Instead of feeling sadness, I felt content. Happy, even. I was beyond thrilled for my friends and I didn’t have a single, wiggly thought of, “Gosh, I wish I’d been there too.”

You see, I’d taken a look at my life about eight months previously and seriously asked myself: Can you do this? Can you write six short stories in six weeks? Right in the middle of the Christmas holiday craziness (and a slew of our own families birthdays, mine included)?

And let’s not forget Eric, who would be turning two, and if you’ve got kids you know darn well what two means (and not the terrible twos, but those are there too). Nope, I’m talking teething. The two-year-terror-molars. And Eric’s sleep being as crappy as it is from like the second he was born, we could pretty much guarantee sleep would not be happening.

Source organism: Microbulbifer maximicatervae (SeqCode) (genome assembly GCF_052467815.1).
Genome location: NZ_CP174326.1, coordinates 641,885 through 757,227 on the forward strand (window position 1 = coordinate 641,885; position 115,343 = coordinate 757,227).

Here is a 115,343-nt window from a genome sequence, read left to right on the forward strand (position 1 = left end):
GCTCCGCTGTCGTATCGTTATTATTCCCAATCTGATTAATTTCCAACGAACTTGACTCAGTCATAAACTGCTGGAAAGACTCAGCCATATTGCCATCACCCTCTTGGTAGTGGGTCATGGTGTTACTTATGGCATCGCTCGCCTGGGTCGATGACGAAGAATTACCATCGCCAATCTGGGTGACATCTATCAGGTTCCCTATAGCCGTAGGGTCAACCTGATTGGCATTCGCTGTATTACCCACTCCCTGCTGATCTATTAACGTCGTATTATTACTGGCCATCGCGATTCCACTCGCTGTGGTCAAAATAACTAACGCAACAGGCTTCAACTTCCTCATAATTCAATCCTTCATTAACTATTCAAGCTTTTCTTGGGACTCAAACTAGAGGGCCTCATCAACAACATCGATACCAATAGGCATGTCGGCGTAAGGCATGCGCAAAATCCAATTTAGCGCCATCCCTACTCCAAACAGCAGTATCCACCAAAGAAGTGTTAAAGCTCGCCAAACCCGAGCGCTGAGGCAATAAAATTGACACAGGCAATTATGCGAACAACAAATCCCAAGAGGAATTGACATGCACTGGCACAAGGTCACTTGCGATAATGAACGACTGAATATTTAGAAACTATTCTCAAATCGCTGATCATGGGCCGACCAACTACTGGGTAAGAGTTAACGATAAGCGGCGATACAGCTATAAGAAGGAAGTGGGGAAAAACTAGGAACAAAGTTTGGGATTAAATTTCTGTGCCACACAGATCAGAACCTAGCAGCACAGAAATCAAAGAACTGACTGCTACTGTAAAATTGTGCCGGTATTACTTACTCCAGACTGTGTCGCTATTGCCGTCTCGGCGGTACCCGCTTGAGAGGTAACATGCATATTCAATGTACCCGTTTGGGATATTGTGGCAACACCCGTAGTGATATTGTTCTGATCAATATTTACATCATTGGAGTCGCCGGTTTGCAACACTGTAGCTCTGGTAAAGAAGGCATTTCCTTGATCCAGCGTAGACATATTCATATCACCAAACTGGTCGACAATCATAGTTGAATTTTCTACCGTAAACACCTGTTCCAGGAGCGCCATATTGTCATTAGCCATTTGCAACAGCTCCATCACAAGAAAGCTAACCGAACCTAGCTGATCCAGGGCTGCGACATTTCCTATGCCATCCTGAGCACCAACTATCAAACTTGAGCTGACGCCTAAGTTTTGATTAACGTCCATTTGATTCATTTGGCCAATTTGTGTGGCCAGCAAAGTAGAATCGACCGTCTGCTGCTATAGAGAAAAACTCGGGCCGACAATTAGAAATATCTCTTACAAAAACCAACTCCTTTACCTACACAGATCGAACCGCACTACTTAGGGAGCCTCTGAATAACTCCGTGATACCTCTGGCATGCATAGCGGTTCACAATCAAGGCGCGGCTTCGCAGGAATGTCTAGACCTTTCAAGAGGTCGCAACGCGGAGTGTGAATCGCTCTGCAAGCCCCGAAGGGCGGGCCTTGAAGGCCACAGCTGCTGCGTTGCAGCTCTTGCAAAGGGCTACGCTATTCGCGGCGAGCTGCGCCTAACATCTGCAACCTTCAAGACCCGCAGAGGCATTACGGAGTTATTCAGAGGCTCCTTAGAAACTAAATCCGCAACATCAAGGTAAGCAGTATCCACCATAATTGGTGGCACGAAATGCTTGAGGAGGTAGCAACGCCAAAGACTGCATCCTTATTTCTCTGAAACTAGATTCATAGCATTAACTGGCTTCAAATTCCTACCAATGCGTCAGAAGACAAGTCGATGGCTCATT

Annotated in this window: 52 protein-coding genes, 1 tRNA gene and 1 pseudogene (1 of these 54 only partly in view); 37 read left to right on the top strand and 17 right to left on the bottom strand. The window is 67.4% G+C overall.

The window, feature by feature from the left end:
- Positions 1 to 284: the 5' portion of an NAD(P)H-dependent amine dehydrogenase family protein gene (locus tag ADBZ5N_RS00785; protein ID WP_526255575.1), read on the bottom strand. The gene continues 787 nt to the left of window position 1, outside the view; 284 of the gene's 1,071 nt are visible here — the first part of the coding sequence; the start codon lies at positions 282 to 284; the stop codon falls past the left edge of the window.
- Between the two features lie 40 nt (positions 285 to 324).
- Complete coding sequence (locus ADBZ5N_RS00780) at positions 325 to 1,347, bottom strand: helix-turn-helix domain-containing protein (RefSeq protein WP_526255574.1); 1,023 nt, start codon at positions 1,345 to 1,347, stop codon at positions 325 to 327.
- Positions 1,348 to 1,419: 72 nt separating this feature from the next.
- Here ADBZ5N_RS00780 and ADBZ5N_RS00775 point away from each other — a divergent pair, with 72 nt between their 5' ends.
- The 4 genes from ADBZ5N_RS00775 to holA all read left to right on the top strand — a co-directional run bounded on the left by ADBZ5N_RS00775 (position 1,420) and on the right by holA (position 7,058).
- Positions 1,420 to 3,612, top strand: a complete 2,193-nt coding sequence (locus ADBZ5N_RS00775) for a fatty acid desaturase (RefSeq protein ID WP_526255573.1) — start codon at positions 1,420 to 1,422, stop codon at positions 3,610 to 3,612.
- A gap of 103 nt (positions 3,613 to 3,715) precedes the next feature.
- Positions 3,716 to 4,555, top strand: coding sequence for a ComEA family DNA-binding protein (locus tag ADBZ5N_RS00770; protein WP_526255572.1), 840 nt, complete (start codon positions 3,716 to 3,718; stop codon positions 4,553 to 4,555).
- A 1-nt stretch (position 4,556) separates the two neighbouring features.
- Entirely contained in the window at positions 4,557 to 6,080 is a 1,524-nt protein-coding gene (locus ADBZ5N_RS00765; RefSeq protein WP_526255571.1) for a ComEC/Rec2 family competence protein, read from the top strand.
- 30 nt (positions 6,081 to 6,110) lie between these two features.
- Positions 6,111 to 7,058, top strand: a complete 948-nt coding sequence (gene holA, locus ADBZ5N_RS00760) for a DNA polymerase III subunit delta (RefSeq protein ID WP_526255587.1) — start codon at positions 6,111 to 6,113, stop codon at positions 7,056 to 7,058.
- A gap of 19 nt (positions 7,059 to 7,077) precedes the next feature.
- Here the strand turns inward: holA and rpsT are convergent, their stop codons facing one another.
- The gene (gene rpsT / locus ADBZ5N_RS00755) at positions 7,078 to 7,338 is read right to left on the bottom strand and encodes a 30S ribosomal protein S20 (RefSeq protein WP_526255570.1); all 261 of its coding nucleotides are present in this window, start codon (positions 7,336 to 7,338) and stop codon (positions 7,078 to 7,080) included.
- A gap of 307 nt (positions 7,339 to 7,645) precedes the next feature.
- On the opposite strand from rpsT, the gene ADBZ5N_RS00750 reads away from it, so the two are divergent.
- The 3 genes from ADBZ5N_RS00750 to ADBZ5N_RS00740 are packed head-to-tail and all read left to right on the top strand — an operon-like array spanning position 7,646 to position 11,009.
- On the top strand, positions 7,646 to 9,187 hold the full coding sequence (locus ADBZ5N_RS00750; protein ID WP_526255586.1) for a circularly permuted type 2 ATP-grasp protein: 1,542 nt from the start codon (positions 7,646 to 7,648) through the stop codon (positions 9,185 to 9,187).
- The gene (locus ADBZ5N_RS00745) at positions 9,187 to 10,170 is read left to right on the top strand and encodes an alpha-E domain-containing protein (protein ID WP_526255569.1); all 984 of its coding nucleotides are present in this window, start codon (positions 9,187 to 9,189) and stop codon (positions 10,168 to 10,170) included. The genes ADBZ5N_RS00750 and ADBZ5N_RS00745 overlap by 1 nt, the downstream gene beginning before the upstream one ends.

Turns out I was right.

On all of the above.

The one thing I need more than anything, especially when it comes to writing fiction, is a clear head. A mind free to dream and play and simply dive into stories.

That, was not my life.

Instead of feeling saddened, this year, I accepted it.

I mean, yeah, I was sad, I really, really do miss being with other writers, seeing my own craft explode upwards, let alone a chance to sell stories to anthologies. But… it was more a passing thing instead of a feeling that rocked me through my core and made me long for a time before kids.

What’s changed?

I’m not sure, honestly. Maybe I’m just maturing as a parent. Or maybe, truthfully, it’s because I’m coming out the other side of this really intense season of parenting. I’m starting to get sleep again. I’ve picked up writing fiction and I’m going strong with another writing streak.